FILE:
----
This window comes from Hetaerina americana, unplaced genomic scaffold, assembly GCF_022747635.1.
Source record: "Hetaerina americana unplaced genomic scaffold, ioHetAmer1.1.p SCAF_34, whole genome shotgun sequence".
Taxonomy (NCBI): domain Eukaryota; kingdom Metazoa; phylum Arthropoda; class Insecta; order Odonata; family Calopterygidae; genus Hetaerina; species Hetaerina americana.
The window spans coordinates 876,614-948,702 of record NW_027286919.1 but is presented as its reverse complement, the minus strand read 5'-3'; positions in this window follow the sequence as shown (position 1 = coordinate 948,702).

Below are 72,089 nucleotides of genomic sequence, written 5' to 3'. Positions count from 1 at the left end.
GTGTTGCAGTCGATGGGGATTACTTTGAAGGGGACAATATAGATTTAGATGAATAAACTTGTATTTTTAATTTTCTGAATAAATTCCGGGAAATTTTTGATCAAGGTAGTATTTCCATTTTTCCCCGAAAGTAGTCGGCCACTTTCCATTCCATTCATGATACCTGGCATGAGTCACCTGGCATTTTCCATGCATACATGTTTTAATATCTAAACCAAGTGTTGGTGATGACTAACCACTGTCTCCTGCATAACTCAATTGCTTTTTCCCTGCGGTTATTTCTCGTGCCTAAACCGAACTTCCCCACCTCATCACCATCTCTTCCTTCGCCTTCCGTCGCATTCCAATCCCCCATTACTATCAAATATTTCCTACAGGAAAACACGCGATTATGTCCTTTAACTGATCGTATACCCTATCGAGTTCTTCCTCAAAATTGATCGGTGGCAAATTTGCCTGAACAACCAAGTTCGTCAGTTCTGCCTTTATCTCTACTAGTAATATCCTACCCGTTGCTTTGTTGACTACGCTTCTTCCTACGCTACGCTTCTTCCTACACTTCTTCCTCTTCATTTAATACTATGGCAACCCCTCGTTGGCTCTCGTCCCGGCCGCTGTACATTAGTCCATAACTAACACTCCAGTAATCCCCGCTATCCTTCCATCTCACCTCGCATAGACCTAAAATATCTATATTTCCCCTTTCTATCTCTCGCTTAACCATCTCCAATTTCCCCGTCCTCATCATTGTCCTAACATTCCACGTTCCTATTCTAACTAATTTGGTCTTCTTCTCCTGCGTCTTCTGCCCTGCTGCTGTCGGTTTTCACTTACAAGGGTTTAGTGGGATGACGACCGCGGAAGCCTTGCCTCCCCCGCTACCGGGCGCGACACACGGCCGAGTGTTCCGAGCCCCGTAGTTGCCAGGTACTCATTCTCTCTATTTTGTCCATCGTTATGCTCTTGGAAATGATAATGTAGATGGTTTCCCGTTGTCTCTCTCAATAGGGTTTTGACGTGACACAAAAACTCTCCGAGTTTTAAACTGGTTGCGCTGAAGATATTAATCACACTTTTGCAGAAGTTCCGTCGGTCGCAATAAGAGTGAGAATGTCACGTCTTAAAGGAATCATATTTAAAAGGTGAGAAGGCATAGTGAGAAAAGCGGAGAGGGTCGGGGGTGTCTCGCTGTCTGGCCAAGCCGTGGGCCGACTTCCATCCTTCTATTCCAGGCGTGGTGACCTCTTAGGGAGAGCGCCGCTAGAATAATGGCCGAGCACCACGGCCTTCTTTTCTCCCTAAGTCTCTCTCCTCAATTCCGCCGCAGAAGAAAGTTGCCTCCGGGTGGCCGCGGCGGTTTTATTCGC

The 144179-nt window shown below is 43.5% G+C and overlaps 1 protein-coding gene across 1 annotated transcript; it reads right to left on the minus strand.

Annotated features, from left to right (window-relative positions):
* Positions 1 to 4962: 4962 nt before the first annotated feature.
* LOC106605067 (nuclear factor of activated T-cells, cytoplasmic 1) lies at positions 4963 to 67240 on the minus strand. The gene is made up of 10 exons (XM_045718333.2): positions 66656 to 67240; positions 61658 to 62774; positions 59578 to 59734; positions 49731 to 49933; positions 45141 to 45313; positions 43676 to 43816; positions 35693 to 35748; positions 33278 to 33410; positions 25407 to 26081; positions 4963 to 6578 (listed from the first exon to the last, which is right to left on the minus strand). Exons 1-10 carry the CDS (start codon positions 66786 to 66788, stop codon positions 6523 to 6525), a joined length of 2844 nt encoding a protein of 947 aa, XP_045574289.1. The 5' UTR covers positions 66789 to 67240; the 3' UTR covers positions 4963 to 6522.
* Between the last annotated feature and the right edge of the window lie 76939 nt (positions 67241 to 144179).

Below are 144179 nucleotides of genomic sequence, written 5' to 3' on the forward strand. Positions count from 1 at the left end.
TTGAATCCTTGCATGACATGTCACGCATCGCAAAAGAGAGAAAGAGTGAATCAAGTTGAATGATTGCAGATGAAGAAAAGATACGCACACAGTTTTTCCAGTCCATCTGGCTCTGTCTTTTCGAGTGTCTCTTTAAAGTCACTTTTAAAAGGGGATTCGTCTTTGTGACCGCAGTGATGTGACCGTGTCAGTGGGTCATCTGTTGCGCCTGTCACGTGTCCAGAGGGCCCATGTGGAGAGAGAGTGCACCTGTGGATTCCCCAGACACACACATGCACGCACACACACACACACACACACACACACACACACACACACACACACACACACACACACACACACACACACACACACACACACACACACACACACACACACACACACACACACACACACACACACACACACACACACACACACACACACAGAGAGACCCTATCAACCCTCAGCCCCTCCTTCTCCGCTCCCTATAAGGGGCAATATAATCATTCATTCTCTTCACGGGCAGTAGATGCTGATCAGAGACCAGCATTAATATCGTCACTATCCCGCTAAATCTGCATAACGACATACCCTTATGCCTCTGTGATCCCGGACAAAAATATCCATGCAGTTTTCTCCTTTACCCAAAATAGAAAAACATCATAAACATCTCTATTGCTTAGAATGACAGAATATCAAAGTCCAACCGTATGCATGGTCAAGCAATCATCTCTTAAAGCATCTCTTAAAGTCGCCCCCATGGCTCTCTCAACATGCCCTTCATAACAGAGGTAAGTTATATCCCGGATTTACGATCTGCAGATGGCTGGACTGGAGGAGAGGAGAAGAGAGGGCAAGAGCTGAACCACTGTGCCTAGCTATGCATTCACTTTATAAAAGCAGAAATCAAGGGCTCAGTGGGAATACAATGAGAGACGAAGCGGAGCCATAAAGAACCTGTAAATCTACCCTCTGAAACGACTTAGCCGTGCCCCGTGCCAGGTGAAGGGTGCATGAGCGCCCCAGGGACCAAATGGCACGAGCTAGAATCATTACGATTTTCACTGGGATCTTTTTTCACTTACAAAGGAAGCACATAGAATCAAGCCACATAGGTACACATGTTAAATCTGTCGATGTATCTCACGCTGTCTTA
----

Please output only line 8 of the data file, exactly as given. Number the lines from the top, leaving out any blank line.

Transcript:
Annotated features, from left to right (window-relative positions):